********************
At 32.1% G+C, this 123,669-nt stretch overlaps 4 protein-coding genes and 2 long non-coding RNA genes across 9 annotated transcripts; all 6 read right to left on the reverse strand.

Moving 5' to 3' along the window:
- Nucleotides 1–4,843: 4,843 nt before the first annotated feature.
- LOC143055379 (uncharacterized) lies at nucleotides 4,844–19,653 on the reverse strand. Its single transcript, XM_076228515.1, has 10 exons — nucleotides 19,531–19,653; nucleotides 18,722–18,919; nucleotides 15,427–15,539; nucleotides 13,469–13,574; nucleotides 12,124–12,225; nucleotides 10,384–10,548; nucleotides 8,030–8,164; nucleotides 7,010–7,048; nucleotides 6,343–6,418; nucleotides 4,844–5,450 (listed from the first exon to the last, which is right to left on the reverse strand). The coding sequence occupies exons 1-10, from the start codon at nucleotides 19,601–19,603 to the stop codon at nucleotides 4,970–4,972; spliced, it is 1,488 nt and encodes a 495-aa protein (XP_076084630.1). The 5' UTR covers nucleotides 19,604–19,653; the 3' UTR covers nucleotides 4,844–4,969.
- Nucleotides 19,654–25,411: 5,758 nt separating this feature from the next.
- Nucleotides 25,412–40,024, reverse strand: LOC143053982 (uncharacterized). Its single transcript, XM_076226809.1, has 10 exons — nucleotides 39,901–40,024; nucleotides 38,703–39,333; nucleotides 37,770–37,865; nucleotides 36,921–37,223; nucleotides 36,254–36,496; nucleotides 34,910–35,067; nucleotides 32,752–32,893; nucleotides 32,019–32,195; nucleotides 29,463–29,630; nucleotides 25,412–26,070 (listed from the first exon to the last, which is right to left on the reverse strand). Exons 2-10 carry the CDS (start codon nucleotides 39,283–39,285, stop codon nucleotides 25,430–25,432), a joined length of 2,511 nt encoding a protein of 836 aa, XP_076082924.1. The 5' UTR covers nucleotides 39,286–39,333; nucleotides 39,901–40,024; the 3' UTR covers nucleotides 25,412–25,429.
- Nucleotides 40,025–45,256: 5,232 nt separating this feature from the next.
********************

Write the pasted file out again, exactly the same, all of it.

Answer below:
At 32.1% G+C, this 123,669-nt stretch overlaps 4 protein-coding genes and 2 long non-coding RNA genes across 9 annotated transcripts; all 6 read right to left on the reverse strand.

Moving 5' to 3' along the window:
- Nucleotides 1–4,843: 4,843 nt before the first annotated feature.
- LOC143055379 (uncharacterized) lies at nucleotides 4,844–19,653 on the reverse strand. Its single transcript, XM_076228515.1, has 10 exons — nucleotides 19,531–19,653; nucleotides 18,722–18,919; nucleotides 15,427–15,539; nucleotides 13,469–13,574; nucleotides 12,124–12,225; nucleotides 10,384–10,548; nucleotides 8,030–8,164; nucleotides 7,010–7,048; nucleotides 6,343–6,418; nucleotides 4,844–5,450 (listed from the first exon to the last, which is right to left on the reverse strand). The coding sequence occupies exons 1-10, from the start codon at nucleotides 19,601–19,603 to the stop codon at nucleotides 4,970–4,972; spliced, it is 1,488 nt and encodes a 495-aa protein (XP_076084630.1). The 5' UTR covers nucleotides 19,604–19,653; the 3' UTR covers nucleotides 4,844–4,969.
- Nucleotides 19,654–25,411: 5,758 nt separating this feature from the next.
- Nucleotides 25,412–40,024, reverse strand: LOC143053982 (uncharacterized). Its single transcript, XM_076226809.1, has 10 exons — nucleotides 39,901–40,024; nucleotides 38,703–39,333; nucleotides 37,770–37,865; nucleotides 36,921–37,223; nucleotides 36,254–36,496; nucleotides 34,910–35,067; nucleotides 32,752–32,893; nucleotides 32,019–32,195; nucleotides 29,463–29,630; nucleotides 25,412–26,070 (listed from the first exon to the last, which is right to left on the reverse strand). Exons 2-10 carry the CDS (start codon nucleotides 39,283–39,285, stop codon nucleotides 25,430–25,432), a joined length of 2,511 nt encoding a protein of 836 aa, XP_076082924.1. The 5' UTR covers nucleotides 39,286–39,333; nucleotides 39,901–40,024; the 3' UTR covers nucleotides 25,412–25,429.
- Nucleotides 40,025–45,256: 5,232 nt separating this feature from the next.